Incidence trends over the last decade in the UK vary by cancer type and sex.[1-4] There have been large increases in the age-standardised (AS) incidence rates of many cancers strongly linked to lifestyle related risk factors, such as kidney, liver, malignant melanoma, oraland uterine cancers. The decrease in bladdercancer incidence largely reflects a change in coding practicethat reduced the number of registrations of malignant bladder cancer from 2000 onwards, though decreasing smoking prevalence may also have played a part.
The 20 Most Common Cancers, Percentage Change in European Age-Standardised Three Year Average Incidence Rates, Males, UK, 2001-2003 and 2010-2012
The 20 Most Common Cancers, Percentage Change in European Age-Standardised Three Year Average Incidence Rates, Females, UK, 2001-2003 and 2010-2012
While thyroid cancer is the fastest-increasing cancer in both males and females in the UK, with the AS incidence rates rising by around two-thirds in the last decade (68% and 67% for males and females respectively), it remains a rare cancer. Increased cancer incidence (and subsequent radiotherapy treatment, which is a risk factor for developing a subsequent malignancy), as well as incidental detection of early-stage tumours, may explain some of the increase.
Malignant melanoma is the second-fastest increasing cancer in males and the third-fastest in females (with AS incidence rates rising by 62% and 38%, respectively, in the last decade). Some of the increase may be due to increased surveillance and early detection as well as improved diagnosis, but most is considered to be real and linked to increased exposure to UV rays (from sunlight and sunbeds).[8,9]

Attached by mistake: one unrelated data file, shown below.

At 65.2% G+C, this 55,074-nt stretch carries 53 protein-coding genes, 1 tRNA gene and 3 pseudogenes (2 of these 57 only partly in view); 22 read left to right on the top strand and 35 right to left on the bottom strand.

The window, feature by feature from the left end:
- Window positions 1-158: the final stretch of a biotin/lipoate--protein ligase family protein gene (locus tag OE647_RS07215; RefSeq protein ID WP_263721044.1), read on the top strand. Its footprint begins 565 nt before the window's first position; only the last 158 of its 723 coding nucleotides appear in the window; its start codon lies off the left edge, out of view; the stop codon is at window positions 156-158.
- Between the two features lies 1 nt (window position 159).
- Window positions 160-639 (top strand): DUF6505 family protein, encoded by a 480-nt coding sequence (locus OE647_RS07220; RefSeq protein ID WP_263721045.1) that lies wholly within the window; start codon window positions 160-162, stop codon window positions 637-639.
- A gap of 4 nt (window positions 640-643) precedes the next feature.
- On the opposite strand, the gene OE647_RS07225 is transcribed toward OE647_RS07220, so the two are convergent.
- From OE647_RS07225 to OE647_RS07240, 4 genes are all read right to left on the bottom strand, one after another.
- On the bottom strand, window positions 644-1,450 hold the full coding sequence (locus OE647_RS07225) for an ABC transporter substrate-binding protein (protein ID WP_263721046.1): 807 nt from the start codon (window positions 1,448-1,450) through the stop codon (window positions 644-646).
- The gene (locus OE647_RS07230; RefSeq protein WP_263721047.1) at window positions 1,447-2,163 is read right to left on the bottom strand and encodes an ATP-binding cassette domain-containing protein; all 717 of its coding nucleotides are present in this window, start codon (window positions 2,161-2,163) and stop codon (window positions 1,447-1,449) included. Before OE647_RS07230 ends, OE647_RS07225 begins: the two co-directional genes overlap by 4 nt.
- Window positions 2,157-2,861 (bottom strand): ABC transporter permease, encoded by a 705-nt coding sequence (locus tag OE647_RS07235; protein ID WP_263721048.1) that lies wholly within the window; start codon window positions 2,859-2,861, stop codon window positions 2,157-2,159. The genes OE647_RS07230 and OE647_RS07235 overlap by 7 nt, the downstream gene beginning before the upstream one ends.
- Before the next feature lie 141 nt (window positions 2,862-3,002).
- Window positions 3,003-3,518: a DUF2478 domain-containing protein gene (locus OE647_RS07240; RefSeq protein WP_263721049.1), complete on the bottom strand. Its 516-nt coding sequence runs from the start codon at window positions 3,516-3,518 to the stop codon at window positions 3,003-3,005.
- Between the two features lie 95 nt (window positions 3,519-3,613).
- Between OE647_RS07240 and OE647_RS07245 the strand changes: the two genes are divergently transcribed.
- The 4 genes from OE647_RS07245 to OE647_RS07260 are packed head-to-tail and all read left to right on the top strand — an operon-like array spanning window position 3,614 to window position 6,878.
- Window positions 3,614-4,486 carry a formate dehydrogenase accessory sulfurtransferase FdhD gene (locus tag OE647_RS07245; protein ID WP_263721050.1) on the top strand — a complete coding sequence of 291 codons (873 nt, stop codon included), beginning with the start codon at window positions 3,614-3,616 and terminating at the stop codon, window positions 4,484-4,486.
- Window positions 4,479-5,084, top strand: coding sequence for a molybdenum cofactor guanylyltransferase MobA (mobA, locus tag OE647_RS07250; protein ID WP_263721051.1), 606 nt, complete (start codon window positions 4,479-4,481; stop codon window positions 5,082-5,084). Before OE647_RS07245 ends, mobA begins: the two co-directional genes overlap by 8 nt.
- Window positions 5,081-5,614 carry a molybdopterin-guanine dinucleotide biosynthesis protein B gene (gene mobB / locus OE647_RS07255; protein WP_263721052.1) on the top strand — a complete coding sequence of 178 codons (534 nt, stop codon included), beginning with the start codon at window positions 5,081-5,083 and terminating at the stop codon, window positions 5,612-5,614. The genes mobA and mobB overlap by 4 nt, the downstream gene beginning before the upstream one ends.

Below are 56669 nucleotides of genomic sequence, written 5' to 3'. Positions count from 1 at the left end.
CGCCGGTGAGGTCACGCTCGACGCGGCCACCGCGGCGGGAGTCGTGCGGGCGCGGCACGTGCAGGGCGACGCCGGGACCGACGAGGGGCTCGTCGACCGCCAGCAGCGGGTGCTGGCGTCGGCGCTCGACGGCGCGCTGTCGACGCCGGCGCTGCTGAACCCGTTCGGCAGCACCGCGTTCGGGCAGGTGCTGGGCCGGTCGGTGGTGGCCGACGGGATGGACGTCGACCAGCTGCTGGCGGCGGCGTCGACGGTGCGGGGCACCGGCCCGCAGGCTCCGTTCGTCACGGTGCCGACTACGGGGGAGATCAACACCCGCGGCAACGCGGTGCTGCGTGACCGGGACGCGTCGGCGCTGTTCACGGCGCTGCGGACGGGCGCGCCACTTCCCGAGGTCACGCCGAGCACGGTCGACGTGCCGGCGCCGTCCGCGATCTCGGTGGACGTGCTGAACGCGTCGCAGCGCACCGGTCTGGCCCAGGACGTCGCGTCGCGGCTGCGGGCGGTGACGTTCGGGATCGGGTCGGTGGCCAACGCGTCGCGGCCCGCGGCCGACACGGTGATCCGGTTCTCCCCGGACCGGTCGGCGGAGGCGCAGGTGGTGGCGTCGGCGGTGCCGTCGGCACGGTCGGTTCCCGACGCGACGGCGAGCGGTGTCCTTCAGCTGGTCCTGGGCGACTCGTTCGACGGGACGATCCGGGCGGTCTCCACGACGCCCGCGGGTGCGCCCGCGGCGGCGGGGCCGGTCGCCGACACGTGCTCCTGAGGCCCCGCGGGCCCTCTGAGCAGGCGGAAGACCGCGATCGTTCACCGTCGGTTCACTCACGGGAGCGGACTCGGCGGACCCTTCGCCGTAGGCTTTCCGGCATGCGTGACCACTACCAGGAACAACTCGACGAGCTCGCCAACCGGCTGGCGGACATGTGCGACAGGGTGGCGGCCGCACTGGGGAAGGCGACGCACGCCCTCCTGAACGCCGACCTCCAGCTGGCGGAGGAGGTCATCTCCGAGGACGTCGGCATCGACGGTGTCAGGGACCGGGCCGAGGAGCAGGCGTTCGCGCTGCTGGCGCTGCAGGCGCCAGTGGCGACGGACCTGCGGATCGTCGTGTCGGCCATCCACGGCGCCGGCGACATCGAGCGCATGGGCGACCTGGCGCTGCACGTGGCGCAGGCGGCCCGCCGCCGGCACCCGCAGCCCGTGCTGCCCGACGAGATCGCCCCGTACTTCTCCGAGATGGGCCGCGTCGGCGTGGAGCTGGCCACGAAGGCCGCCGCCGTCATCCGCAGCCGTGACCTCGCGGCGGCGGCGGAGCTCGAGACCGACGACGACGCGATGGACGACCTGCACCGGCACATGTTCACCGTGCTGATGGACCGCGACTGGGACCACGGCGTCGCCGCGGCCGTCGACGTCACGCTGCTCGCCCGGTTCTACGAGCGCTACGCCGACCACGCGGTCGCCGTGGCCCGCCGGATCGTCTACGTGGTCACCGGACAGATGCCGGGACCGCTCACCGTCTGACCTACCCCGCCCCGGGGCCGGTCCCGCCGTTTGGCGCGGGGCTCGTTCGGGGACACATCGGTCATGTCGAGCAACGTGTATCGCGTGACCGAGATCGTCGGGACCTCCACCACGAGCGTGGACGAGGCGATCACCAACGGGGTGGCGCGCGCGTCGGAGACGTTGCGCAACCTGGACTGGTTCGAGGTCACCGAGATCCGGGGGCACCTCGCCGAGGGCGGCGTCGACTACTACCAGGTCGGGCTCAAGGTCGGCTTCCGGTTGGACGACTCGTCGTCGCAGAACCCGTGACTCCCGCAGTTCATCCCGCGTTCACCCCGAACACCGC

Liver cancer, though rare in the UK is the third-fastest increasing cancer in males and the second-fastest in females (increases of 47% and 39%, respectively, in the last decade). This increase may reflect rising alcohol consumption and subsequent higher rates of cirrhosis of the liver, and increased hepatitis B and C infection.[10-13]
Oral Cancer is the fourth-fastest increasing cancer in males and fifth-fastest in females (increases of 32% and 33%, respectively, in the last decade).
Kidney cancer is the fifth-fastest increasing cancer in males and the fourth-fastest in females (AS incidence rates have increased by 29% and 38%, respectively, in the last decade). Rising obesity levels in the UK may partly explain this increase.[14-16]
In the last decade the largest decreases in incidence have been in stomach cancer for both males and females (AS incidence rates decreasing by 31% and 29%, respectively). Much of this can be attributed to a decline in the prevalence of Helicobacter pylori (a major cause of stomach cancer), an increase in fresh food in the diet and possible changes in coding and diagnostic practices.[17,18]
There have also been large incidence decreases in the last decade for lung and laryngeal cancers in males (AS rates decreasing by 10% and 8%, respectively), and ovarian and oesophageal cancers in females (11% and 7% decreases, respectively).